An ironic twist to Trump's EPA pick
Donald Trump's choice to lead the Environmental Protection Agency has created hysteria and panic among liberals, but an expert says Scott Pruitt could actually make the agency run more efficiently.
Though the U.S. Supreme Court has refused to hear a gun case from Georgia, one gun rights advocate says that won't be the final word on the subject.
The Supreme Court has denied a request to hear an appeal of a lawsuit aimed at obtaining the right for individuals to carry guns into Georgia churches for protection. Jerry Henry of GeorgiaCarry.org tells OneNewsNow that leaves the 11th U.S. Circuit Court of Appeals' decision in place (see earlier story).
"If you carry a gun to church and go to the head of security and inform them you have one … then they can tell you what to do with it," Henry explains.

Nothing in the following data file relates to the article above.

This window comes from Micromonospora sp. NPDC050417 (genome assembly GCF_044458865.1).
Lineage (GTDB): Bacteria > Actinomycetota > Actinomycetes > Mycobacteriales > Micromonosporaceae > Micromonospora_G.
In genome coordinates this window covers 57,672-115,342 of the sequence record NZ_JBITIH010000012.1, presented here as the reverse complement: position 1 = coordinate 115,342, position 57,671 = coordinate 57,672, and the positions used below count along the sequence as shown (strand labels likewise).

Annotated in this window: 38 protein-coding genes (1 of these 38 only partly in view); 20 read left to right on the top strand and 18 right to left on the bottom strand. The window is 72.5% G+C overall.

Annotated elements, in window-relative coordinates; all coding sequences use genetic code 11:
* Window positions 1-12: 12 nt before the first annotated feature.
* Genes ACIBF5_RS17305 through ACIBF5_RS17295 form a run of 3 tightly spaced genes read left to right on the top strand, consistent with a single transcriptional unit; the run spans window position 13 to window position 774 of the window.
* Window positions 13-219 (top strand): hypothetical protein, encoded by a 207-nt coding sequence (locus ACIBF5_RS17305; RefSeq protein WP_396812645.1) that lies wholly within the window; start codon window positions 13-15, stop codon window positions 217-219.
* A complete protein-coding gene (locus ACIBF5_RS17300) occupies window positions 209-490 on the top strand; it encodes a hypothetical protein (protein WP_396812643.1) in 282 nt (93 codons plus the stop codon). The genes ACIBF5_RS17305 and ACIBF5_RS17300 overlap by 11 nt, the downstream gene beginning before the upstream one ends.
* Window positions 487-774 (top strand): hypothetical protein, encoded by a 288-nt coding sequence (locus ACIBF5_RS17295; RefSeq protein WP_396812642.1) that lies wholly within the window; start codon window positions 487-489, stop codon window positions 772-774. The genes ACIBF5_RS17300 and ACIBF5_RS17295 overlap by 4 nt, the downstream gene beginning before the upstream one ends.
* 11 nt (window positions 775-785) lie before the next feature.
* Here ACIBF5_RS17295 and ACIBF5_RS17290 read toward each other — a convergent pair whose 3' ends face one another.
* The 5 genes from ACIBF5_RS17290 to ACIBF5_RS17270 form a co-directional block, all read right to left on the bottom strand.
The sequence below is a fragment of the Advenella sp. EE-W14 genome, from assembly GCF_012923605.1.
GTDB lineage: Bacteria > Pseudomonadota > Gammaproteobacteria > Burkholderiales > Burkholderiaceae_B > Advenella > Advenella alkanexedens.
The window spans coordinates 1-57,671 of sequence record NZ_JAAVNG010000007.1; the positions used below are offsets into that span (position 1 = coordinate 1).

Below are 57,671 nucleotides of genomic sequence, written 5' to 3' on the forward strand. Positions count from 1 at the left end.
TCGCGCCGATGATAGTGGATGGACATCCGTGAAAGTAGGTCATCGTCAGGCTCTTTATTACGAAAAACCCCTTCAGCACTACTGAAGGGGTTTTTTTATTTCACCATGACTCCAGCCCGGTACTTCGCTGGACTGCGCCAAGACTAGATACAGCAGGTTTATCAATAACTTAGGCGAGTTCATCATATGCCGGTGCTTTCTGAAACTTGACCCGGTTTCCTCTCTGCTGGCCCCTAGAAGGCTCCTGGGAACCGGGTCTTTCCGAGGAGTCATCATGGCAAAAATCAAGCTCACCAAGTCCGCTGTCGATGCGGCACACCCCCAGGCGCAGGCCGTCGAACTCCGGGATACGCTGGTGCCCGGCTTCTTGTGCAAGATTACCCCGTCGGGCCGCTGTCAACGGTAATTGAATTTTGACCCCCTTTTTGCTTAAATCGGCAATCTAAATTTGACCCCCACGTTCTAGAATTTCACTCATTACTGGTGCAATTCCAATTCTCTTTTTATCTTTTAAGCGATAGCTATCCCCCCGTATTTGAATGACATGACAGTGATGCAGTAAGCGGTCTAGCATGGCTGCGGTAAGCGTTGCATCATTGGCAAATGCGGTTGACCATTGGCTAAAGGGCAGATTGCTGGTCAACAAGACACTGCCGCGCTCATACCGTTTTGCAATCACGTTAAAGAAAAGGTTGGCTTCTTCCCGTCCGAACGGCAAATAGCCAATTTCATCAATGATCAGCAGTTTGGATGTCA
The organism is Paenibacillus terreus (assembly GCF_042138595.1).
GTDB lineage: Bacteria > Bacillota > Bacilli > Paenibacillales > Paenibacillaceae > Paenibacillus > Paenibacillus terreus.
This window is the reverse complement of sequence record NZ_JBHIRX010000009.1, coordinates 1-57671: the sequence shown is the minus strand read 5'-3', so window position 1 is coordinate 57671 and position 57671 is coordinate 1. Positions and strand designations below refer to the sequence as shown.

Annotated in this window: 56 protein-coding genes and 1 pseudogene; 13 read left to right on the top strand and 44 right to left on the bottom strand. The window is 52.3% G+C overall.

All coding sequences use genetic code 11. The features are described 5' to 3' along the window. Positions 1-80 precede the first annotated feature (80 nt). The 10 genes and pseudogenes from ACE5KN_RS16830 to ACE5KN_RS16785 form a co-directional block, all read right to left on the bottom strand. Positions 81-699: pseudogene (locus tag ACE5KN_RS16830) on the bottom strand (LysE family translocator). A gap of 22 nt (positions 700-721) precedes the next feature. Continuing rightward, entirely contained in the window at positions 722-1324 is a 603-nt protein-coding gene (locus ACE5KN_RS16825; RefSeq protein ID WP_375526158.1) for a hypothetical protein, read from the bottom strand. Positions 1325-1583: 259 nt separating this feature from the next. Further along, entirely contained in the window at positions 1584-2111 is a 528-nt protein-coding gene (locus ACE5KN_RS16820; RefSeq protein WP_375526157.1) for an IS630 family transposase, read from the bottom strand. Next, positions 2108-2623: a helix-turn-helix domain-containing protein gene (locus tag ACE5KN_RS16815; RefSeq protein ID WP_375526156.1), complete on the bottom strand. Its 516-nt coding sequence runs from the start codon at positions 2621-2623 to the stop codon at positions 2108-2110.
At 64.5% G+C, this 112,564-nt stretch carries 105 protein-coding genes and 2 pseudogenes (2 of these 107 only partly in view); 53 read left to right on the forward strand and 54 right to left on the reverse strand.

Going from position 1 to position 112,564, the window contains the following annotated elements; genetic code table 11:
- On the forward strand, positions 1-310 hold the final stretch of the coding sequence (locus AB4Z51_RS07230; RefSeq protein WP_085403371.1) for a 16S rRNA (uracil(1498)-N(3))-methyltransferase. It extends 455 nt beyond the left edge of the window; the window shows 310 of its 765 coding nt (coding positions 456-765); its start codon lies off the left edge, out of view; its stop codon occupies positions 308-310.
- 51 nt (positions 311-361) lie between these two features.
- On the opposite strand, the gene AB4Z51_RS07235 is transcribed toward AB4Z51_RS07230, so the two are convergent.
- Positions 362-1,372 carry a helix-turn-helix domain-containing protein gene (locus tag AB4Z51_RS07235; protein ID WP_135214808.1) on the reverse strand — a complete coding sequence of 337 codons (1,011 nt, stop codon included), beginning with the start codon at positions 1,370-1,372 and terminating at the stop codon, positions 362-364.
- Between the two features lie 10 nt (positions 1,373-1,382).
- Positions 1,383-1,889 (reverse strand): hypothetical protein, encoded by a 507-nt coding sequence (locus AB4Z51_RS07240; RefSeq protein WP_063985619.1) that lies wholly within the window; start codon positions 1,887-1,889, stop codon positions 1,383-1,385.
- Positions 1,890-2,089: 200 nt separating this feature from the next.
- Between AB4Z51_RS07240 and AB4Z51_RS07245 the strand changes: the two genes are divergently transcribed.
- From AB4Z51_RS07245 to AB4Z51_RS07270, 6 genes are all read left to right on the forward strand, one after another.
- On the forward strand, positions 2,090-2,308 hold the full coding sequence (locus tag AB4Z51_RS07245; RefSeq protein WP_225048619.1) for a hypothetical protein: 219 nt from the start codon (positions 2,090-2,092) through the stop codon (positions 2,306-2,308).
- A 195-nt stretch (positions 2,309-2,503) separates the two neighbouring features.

"If they want you to carry it, they can allow you to carry it. But you have to do that every time you go in, and it's an affirmative defense, which means that if you should walk out of the church with a gun on your hip and the sheriff sees you, he can arrest you."
The organization tried to convince prior sessions of the General Assembly to pass a law to correct the fact that the state will not allow the church to make the decision on their private property, but it failed to gain passage. Even so, GeorgiaCarry.org is not giving up.
"One of the things that happens in every General Assembly session, which here in Georgia is [every] two years, is we have a whole new set of faces," Henry notes. "We have some new faces who feel the same way that we do about it, so we're hoping that their push, along with maybe changing some of the leaderships' minds, we will be able to accomplish that."
Henry is convinced that prior opposition is not as strong in the Assembly now.
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